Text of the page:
Later the Boy sat opposite the workshop and listened to sounds of the street, the clangs of the smith's hammer and the chorus of the voices. Five hundred hexa, that was a lot. A real lot. He looked up and down the street and sighed. He'd be cutting purses till his fingers turned to ash Cut some throats instead. The pay is better. The gruff voice, sour and impatient. Sword like that is worth bloody hands, right? No! You mustn't, you have no right! The woodsman, always close to panic, pleading and begging. We can work for the money. Earn it We are Sovereign, we have right over all who become our subject. The king, unmoved and imperious. The blade is ours if we wish it. He buried his head in his hands and ground his heel down onto his other foot. Why wouldn't they shut up? Always talking, talking, talking. Sitting in his secret place on their broken chairs. Always talking, shouting and screaming. How could he concentrate? One must learn to ignore the jeers of the uncultured mob, my lad. A clear rolling tone, that was…who was that? His head jerked up and a low moan passed his lips. Not another one. There wasn't room, wasn't any room! His tower was all full up. There weren't enough chairs. He'd get there and they'd make him sit on the floor. Come now lad, I've been here all along. Ever since those wonderous weeks with Rodonski's Fine Companions, the finest troupe in the East, remember? He didn't. Not at all. Wait…he'd been an actor. A famous one…and he didn't remember that either so… That's right my lad, for a glorious six months, I, Horatio Montango, dazzled the people of Crossroads with our theatrical talents. I've been on tour for many years, and now I'm back! Oh, on tour. Well that made sense then. Now then, my lad, about this sword: I had some thoughts…” The Master Smith peered out of the forge's window once more and gritted his teeth; the loon was still out there. Sitting on old Jebbit's window sill, rocking back and forward. Probably meant to jump him as soon as he left the workshop. Didn't do any good for custom having that sort hanging around neither, probably a couple of commissions lost already this afternoon, what a waste. And yet… The smith turned from the window and paced across the room to his bench. The surface was covered in papers, which were in turn covered in a mess of sketches, notes and diagrams. Here a design to store poison inside a rapier's hilt and send it flowing down the blade with a twist of the pommel. There a series of mandala to be worked into the steel each time it was folded. Say what you will about the Velasquez but their requirements kept things interesting.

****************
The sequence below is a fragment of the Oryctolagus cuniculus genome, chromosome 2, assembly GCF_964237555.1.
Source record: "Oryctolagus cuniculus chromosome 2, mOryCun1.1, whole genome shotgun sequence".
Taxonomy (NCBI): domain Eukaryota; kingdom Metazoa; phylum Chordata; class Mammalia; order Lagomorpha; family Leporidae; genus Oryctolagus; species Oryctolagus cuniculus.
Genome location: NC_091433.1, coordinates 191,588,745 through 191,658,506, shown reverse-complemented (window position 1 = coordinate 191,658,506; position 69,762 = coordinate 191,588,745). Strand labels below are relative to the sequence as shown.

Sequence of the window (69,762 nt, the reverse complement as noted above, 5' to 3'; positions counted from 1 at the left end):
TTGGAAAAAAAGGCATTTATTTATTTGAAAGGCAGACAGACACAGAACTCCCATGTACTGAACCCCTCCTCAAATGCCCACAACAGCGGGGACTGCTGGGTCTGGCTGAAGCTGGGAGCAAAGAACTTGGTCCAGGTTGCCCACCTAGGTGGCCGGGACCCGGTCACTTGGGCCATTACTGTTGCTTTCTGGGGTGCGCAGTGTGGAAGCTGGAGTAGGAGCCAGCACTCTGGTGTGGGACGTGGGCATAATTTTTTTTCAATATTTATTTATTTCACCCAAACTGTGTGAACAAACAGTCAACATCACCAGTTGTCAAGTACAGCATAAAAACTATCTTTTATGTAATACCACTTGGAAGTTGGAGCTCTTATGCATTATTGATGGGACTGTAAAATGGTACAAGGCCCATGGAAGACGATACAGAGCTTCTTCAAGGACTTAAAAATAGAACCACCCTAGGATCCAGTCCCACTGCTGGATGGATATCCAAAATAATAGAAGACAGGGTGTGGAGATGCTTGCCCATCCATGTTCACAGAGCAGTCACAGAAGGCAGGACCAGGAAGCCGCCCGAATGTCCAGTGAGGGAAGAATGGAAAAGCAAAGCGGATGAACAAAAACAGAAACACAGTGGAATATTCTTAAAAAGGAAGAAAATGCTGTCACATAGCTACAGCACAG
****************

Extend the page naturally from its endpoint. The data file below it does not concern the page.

Something sailed through the window and thumped off the table leg. From outside an uneven hooting laughter echoed down the street accompanied by the heavy patter of running feet. The Master Smith cautiously peered under the table, and then with a pair of tongs in hand extracted the projectile and brought it out into the forgelight. The weapon that had demolished his poor window was a bulging sack of hexa. He wiped his head wearily. He should have mentioned that he didn't take deposits. Now he had the madman's money and no way of handing it back. Fantastic.

Hours later in a cramped bedsit the Boy stares into his mirror and looks. He flinches as his mind passes through the tower, snagging and tearing on every floor. He whimpers and topples over on his bed as the top of the tower bursts apart and he stares across the glinting, jagged plain. Then the mirror clears and he gasps in relief and looks up out of the fragments of a broken window to see the craftsmen bent over his bench, stylus scratching fervently as he works to make the Boy's mad dreams a reality. The Boy slides the mirror beneath the pallet on which he rests, then hugs his legs tight to his adult's body and for once as sleep reaches out for him there is a grin upon his face.

And in his tower the voices sit upon their broken chairs and argue over who is next.

misc/fiction/breakingdown.txt · Last modified: 2011/04/05 19:45 by osj01